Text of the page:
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Superstitions and Tattoos

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I get where you are coming from John. while some people can pull it off- I myself wouldn't feel comfortable getting these tattoos either. i think that's why i tend to over think stuff and research symbology so much because i don't want to end up with something that holds great meaning to a culture without realising it, or end up with something that doesn't make sense ( ie talking about where traditional Japanese motifs belong and what elements go together etc ) but then again- id much rather see a white man with well executed tribal work over generic tribal any day :)

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My family is Jewish. And though we're not religious, my dad still tries to take it pretty seriously. It's against the Jewish religion to get tattoos, and if you get one you can't be buried in a Jewish cemetery. That's my dad's main argument against me having tattoos. But personally, being only 20 years old and considering myself agnostic, I'm not too concerned with where I'll be buried right now.

I have heard that a Jewish person with tattoos could still be buried in a Jewish cemetery though, but they have to peel off the tattooed part of the skin.

And interestingly enough, there are many young Jewish people, especially in Israel, who are getting their grandparent's/great-grandparent's concentration camp numbers tattooed in order to never forget the Holocaust. This has had mixed reactions. Some say it's good that the younger generations remember the Holocaust and their relatives who either survived or passed away. But others still want to stick to the traditional Jewish values and see getting the number tattooed as demeaning and a way to strip a person of his or her humanity. But if you change the meaning for yourself and see it as a symbol of strength, it can be a great commemoration.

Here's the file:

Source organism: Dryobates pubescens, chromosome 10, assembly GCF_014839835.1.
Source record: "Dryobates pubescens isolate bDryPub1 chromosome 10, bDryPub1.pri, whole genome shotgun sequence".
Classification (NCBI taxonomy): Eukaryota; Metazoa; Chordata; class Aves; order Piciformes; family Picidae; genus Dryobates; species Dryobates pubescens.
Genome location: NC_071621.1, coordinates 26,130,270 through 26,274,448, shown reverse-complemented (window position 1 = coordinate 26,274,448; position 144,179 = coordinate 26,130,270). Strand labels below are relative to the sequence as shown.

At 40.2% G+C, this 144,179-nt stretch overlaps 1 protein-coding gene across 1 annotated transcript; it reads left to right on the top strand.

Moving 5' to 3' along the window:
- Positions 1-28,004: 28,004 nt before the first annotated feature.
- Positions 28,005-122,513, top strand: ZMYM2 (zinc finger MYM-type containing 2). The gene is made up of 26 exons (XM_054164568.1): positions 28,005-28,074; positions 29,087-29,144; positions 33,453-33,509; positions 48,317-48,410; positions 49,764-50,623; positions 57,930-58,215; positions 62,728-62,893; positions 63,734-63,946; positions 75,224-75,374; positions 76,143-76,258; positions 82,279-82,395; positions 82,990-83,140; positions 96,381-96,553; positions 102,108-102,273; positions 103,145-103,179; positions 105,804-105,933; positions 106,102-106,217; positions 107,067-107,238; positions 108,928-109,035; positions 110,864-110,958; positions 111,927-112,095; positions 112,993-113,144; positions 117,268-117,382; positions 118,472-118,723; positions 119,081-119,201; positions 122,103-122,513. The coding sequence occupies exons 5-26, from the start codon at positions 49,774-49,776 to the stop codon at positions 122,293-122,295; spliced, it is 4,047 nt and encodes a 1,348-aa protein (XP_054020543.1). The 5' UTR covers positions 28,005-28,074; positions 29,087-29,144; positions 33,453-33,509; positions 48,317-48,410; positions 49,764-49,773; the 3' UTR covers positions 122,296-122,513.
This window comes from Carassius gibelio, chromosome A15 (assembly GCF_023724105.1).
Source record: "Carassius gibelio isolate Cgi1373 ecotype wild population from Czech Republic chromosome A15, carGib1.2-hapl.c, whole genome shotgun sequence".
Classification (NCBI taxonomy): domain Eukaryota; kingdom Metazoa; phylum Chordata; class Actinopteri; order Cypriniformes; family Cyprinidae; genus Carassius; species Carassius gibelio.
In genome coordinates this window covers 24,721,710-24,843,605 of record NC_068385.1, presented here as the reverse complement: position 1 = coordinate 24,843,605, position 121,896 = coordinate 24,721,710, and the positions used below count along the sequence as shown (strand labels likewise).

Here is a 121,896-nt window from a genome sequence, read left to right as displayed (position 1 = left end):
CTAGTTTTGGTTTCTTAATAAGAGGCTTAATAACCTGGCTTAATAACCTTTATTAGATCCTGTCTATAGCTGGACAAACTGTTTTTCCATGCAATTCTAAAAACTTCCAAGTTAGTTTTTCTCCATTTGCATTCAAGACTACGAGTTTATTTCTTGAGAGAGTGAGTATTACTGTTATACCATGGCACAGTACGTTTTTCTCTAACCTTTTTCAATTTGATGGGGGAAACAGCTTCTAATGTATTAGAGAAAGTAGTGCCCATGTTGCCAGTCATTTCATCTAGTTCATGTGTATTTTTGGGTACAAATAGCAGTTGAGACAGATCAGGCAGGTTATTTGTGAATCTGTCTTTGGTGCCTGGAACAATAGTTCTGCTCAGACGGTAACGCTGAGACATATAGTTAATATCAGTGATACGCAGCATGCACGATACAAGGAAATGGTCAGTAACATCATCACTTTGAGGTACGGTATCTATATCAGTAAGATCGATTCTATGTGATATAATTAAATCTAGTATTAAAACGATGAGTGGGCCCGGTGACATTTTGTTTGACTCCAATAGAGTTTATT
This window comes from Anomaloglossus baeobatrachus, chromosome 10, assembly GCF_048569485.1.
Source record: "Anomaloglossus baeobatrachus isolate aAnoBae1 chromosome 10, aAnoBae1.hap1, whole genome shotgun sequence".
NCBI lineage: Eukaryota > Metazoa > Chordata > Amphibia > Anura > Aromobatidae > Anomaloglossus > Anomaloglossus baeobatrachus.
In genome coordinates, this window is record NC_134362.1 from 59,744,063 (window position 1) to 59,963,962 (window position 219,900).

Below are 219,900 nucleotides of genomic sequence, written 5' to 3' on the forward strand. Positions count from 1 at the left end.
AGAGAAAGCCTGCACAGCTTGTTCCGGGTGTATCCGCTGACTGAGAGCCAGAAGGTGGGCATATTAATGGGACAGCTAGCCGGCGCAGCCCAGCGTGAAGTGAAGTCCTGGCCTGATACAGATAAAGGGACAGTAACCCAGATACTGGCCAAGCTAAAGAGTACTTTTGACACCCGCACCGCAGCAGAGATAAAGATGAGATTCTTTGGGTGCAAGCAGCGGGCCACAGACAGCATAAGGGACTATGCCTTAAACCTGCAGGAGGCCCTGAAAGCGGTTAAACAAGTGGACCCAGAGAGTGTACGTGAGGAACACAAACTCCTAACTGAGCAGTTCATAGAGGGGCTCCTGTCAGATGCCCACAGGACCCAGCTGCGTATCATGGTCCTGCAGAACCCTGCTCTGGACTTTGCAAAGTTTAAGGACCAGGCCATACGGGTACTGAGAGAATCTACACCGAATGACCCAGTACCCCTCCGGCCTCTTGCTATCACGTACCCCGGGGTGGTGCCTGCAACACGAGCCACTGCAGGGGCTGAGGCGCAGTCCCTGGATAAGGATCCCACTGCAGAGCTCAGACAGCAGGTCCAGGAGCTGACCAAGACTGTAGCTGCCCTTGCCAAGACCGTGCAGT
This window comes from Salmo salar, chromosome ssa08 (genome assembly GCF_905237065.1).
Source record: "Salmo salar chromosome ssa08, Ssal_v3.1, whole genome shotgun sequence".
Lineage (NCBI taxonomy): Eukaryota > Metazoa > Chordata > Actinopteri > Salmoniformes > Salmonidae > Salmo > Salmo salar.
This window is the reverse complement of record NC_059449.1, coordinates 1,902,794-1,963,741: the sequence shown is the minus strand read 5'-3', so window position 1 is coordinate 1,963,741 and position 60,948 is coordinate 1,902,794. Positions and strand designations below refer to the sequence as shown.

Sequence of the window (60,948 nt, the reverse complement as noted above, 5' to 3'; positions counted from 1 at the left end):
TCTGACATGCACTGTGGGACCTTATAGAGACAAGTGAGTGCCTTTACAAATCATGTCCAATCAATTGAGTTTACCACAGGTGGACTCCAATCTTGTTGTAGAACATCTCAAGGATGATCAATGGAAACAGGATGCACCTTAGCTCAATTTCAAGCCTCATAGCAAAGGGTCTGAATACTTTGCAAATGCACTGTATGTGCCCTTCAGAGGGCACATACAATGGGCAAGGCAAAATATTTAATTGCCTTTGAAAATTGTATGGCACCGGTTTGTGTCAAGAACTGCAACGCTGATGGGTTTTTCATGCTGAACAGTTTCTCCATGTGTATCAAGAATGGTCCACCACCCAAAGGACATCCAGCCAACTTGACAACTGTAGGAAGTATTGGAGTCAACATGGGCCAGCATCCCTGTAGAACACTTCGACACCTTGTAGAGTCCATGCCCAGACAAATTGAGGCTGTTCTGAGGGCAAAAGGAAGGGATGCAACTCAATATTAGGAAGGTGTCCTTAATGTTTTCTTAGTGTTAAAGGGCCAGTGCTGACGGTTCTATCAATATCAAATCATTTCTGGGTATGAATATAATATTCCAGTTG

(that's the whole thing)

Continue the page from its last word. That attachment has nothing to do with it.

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I don't know if you can call it Superstition and i'm not narrow minded or racist, but I personally like when people stay whitin their own culture.

I'm not Japanese so I don't get a koi, and I'm not from New Zealand so no maori for me.

I just want traditional and that's not a matter of taste, while I like all GOOD Tattoos.

I pretty much disagree entirely with this.

First, it presumes that you understand the reasons why people get the tattoos they get. I read recently, it was either on here or on IG, a tattooer (I think for some reason that it was David Bruehl, but I'm not certain about that) talking about how there was a point in their career where they were tattooing a lot of yin yangs. The tattooer asked those clients what religion or philosophical belief that the yin and yang belonged to and none of them could give an even close to accurate answer, but that regardless of this, they were seeking to achieve a kind of balance in their lives. Horiyoshi III says in an interview in the book JBxH3 that a lot of people who get tattoos of Buddhist deities don't even know what they mean. They like the appearance or the name of the god, and maybe they learn more about it after. So even within what you describe as a "culture" people are getting tattoos that are outside of their realm of familiarity.

Second, it's useless to talk about culture as this monolithic thing. If you want to talk narrowly about western traditional tattoos, a lot of those are sailor tattoos or military tattoos, or are deeply rooted in those cultures and traditions, and if you want to talk about people "staying within their own culture" a lot of us wouldn't have the tattoos we have.